The 20-year-old mega-drought in southwestern North America is the worst in 1,200 years, according to a study released Monday, indicating that this episode, which was exacerbated by climate change, will continue into 2022.
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Western America and northern Mexico have been hit by an exceptional drought since 2000, more than two decades ago, making it possible to qualify as a “mega-drought”.
“After an exceptionally severe drought in 2021, about 19% of which is due to man-induced climate change, the period 2000-2021 will be at least 800 to 22 years,” the researchers wrote in the journal Science. Natural climate change.
Due to extreme temperatures and low rainfall between the summer of 2020 and the summer of 2021, this mega-drought “exceeded its intensity” in the late 1500s, a report that was the worst report in the 1,200 years previously reviewed by scientists. UCLA University in Los Angeles.
Since 2000, soil moisture deficits have more than doubled during any drought in the 20th century.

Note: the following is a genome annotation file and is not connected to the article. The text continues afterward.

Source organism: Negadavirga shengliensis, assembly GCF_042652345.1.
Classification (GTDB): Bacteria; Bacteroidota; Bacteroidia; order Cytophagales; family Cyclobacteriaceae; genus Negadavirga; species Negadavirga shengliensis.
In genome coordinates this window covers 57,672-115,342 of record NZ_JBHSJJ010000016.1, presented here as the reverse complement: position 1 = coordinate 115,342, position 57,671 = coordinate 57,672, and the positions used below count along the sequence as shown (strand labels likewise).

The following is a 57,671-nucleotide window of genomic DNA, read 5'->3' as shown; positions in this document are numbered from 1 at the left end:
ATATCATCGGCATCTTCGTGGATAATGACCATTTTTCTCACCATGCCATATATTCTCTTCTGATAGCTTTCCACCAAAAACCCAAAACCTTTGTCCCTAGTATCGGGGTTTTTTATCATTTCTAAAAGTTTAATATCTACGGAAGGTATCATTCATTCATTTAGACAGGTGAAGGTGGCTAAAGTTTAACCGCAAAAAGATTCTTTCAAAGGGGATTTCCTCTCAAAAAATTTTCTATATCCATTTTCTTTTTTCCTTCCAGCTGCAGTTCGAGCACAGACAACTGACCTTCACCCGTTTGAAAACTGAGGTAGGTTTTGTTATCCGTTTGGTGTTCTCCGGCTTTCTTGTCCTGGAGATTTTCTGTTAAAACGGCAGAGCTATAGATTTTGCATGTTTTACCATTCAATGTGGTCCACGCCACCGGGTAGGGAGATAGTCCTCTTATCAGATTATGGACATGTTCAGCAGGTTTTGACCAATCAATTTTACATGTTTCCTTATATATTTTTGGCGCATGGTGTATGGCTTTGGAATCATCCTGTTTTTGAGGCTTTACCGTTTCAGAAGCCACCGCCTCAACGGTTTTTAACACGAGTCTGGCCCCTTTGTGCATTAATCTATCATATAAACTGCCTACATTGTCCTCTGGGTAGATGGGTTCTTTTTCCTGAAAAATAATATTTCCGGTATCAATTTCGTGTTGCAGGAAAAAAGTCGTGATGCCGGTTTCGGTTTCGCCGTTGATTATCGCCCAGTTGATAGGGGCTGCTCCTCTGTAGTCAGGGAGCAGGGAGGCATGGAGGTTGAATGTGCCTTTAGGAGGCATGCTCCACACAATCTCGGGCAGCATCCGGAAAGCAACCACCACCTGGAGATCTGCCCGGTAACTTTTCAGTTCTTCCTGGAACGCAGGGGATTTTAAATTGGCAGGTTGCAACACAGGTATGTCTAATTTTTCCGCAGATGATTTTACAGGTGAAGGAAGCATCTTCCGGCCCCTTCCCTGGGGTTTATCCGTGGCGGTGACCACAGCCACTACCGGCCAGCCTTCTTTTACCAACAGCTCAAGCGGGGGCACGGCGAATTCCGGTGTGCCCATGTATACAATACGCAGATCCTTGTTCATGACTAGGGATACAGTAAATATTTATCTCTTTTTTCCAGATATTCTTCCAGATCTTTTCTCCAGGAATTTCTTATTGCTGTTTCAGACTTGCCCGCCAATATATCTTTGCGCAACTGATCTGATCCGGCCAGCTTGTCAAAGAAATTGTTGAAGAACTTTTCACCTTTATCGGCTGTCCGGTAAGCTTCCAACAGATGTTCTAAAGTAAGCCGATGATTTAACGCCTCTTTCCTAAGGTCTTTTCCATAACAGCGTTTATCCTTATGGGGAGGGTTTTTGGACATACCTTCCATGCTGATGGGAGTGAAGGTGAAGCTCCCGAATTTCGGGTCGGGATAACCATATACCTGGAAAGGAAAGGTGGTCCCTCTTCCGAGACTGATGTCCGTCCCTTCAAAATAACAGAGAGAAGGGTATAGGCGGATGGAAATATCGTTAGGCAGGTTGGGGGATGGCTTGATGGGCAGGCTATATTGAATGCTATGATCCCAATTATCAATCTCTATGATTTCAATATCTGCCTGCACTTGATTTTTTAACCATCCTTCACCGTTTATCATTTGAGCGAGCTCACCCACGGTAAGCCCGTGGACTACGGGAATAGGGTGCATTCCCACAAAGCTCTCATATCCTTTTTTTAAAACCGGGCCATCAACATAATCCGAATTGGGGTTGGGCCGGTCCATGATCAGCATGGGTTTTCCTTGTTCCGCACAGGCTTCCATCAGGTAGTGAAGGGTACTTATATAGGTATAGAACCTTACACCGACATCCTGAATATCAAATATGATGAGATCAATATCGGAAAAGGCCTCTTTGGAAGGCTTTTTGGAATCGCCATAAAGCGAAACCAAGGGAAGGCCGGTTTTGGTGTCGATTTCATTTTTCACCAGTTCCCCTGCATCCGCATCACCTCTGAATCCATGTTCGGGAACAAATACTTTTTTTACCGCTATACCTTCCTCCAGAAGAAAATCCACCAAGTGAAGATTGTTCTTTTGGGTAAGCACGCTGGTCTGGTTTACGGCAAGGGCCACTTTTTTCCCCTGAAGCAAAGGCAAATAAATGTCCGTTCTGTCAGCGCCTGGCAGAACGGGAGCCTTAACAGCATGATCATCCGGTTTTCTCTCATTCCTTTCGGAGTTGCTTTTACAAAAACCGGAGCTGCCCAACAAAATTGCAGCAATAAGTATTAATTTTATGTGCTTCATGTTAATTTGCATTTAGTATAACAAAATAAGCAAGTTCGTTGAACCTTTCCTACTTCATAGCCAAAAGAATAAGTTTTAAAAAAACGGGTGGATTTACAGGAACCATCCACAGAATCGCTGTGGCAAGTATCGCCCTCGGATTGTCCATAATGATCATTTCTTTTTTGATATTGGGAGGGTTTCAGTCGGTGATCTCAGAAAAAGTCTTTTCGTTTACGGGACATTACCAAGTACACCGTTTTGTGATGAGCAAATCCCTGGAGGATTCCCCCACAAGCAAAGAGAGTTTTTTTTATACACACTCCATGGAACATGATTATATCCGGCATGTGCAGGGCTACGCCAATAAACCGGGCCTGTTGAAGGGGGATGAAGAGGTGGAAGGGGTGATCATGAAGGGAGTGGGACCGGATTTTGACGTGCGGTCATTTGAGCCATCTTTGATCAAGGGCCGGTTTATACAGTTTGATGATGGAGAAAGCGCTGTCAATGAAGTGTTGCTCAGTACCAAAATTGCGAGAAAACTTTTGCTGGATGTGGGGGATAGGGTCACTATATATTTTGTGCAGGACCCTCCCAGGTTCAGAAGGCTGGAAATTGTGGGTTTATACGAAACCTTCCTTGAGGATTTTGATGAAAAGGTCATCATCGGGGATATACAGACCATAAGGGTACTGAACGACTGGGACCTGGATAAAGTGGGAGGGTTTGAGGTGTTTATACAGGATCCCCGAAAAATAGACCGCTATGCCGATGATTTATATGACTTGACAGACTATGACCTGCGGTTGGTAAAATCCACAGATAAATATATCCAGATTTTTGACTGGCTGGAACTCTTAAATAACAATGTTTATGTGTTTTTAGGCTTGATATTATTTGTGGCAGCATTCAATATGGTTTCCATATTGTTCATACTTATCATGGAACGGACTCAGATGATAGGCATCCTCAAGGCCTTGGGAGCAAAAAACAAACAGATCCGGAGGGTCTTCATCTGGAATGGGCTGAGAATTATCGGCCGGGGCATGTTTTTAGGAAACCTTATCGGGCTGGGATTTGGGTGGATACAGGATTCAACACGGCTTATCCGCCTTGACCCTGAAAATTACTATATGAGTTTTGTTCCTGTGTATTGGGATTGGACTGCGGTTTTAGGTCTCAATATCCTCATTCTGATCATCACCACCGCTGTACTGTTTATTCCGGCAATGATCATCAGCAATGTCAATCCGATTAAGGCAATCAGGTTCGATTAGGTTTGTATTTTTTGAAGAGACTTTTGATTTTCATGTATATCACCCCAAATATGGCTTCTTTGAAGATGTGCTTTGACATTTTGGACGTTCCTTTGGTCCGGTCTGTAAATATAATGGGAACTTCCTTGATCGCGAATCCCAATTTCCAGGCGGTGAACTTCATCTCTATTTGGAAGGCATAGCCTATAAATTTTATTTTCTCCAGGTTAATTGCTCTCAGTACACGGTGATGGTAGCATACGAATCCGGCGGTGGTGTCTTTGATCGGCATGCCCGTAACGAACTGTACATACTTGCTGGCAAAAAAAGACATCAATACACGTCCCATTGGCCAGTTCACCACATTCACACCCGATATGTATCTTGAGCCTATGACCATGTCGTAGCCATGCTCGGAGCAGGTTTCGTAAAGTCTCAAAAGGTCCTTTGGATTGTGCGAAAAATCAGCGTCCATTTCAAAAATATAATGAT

In addition, the study estimates that this episode will “probably last until 2022, reaching a period of mega-drought in the late 1500s”.
Even if it rains again, the effects will continue in this area, which stretches from southern Montana to northern Mexico, from the Pacific Ocean to the Rocky Mountains.
“This drought is unlikely to end in a rainy year,” commented Park Williams, UCLA’s leading author on geography.
“Without climate change, the last 22 years would have been the driest in 300 years,” but “not close to the mega-droughts of the 1500s, 1200s and 1100s,” he said in a statement.
According to the study, climate change associated with human activities will increase the episodes of heat waves and disrupt rainfall, with soil moisture deficits in the region at 42% between 2000-2021 and 19% in 2021. .
This prolonged drought in the western United States triggered federal controls last August for the first time in history, affecting Lake Mead Lake, the nation’s largest artificial reservoir fed by the Colorado River.